It’s easy to draw parallels between Northwestern’s 1996-97 and 2014-15 squads. The latter team has Cohen, a sharpshooting forward who is efficient in all aspects of her offensive game. The older team had Kristina Divjak, also a forward, whose 80 three-pointers that season still stands as the third-most in a single Northwestern season, behind only her own total from the following season (82 in 1997-98) and the 85 treys her teammate Michele Ratay knocked down the season before.
Divjak, who is married to former Northwestern men’s basketball (and NBA) standout Evan Eschmeyer, combined with Ratay to form one of the Wildcats’ most prolific scoring duos in the program’s history in 1996-97. Ratay’s 19.0 points per game that season still stands as the ninth-best single-season total in Wildcats history, and Divjak’s 18.9 PPG average ranks a hair behind at 10th all-time.
Junior guard Maggie Lyon – winner of Northwestern’s first ever Big Ten Freshman of the Year award in 2013 – knocked down 65 three-pointers last season, a total only eclipsed by Divjak and Ratay in the history of NU women’s basketball. Could Cohen and Lyon form a forward-guard duo akin to the Divjak-Ratay tandem of 18 seasons before – while leading the team to a tournament appearance along the way?
McKeown keeps things in perspective when assessing his team’s chances.
“You can only control so many things,” he said. “Whether a committee votes you in or out … it’s things that are just really out of your control.”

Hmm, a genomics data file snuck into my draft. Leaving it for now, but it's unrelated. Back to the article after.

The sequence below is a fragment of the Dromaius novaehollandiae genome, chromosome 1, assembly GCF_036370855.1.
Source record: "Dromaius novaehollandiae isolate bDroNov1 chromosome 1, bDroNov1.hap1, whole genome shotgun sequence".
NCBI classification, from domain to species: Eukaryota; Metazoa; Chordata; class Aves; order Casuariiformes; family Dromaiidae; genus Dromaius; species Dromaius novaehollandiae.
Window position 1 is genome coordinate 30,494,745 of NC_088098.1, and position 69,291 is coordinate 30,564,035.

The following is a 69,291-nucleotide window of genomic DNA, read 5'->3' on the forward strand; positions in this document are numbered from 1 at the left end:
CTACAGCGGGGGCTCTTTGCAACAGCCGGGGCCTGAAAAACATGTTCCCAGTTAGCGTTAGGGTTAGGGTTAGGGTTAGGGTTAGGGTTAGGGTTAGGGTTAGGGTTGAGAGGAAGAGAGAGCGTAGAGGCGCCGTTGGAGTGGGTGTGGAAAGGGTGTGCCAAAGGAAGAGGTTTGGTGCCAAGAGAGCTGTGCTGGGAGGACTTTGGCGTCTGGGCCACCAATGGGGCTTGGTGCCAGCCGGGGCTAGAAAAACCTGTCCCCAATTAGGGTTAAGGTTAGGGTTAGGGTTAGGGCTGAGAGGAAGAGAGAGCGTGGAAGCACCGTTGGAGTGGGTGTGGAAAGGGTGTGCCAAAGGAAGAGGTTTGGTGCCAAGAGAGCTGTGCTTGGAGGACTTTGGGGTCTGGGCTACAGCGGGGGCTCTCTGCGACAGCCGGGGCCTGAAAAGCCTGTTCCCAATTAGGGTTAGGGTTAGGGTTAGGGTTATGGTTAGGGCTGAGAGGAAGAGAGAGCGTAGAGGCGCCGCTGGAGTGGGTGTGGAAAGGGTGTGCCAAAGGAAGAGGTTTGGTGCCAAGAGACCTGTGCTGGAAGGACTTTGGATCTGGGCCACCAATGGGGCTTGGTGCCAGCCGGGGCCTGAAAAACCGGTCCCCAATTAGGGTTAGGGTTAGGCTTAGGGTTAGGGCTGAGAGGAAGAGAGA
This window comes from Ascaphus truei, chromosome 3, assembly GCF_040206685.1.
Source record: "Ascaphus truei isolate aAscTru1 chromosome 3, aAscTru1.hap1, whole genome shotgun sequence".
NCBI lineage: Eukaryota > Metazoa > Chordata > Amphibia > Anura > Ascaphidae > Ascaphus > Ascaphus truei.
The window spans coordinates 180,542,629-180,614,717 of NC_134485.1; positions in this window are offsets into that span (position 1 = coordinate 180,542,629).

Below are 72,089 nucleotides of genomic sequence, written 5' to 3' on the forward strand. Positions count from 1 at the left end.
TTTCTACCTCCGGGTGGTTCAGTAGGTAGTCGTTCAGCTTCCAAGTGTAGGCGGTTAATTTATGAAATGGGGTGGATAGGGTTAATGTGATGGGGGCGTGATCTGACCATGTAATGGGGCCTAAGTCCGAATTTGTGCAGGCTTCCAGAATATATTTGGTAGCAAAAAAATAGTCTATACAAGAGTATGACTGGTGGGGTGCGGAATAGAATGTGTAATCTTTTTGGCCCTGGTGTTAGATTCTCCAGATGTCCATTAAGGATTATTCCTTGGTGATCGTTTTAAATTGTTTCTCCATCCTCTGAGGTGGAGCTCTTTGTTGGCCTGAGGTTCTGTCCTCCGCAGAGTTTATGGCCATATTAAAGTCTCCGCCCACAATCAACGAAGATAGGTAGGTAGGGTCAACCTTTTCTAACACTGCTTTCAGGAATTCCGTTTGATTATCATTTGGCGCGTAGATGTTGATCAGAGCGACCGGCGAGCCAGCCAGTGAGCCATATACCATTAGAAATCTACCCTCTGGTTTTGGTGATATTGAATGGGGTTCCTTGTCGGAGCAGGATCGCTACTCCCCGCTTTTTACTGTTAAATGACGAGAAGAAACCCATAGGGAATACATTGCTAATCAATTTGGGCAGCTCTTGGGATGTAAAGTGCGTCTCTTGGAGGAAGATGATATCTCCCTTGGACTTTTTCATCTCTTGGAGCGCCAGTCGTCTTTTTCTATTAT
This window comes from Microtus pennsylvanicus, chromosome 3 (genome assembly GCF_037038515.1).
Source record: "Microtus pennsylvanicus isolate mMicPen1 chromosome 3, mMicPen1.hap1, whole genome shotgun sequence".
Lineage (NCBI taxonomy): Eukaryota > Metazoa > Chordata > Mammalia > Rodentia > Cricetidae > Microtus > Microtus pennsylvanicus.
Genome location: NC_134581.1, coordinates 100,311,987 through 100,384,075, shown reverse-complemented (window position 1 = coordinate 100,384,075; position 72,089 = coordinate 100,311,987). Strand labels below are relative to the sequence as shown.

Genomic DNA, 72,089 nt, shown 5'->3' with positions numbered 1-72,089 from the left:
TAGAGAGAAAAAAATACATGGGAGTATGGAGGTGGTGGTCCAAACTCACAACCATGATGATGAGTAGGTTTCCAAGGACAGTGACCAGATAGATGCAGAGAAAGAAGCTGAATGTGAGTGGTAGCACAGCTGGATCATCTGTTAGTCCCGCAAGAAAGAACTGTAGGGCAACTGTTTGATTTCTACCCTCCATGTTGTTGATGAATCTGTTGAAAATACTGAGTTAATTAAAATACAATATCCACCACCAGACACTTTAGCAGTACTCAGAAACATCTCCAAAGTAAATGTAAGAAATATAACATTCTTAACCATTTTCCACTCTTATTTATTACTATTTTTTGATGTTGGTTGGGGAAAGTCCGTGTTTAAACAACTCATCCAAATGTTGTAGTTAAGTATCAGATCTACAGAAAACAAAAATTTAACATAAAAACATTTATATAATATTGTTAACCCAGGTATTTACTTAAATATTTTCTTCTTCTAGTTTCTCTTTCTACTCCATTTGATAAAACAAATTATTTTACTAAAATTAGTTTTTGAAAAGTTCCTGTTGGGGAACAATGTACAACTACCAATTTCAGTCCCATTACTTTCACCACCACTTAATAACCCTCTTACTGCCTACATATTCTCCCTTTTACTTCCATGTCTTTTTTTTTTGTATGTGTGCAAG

While he coached at George Washington, McKeown’s Colonials were almost a perennial lock for a postseason berth. During his 19 seasons there, GW failed to make it to the NCAA Tournament only four times, twice appearing in the NIT instead. Though replicating that success at Northwestern has proven difficult, McKeown has overseen the program’s first WNBA draft pick (Amy Jaeschke in 2011), the first freshman named First Team All-Big Ten (Nia Coffey last season) and of course Lyon as the first Big Ten Freshman of the Year.
All the while, he’s helped the Wildcats grow tremendously as a team; the results on the court speak for themselves. After Northwestern won 14 in-conference games (and lost 132) in the nine years before he came to the school, McKeown has led the team to a 30-70 mark in the Big Ten and an 88-101 record overall.
Part of that comes from the lessons he’s drawn from Don Perrelli, Northwestern women’s basketball’s most successful coach and the man whose team McKeown beat more than 17 years ago.
“He’s a good friend of mine,” McKeown said. “I talk to him all the time. He watches our games on the Big Ten Network and we have a really strong relationship.”
The .313 winning percentage in in the Big Ten in 2013-2014 isn’t where Northwestern or McKeown want to be, but with a solid footing to build off of, the Wildcats could one day return to the winning culture of Perrelli’s time, when the women’s basketball team made five NCAA Tournament appearances in 15 seasons from 1984 to 1999.
In recruiting Coffey, a four-star recruit according to ESPN, McKeown gave a taste of what he expects to come for his team. Even the players who are on their way out are excited for what NU women’s basketball can achieve in coming seasons.
“I know we’re still a developing program,” said senior guard Karly Roser, who will join Cohen and Lyon as key starters on the team this season. “We want to get to that point where we’re consistently making the tournament, so hopefully this will be the first year we can start doing that.”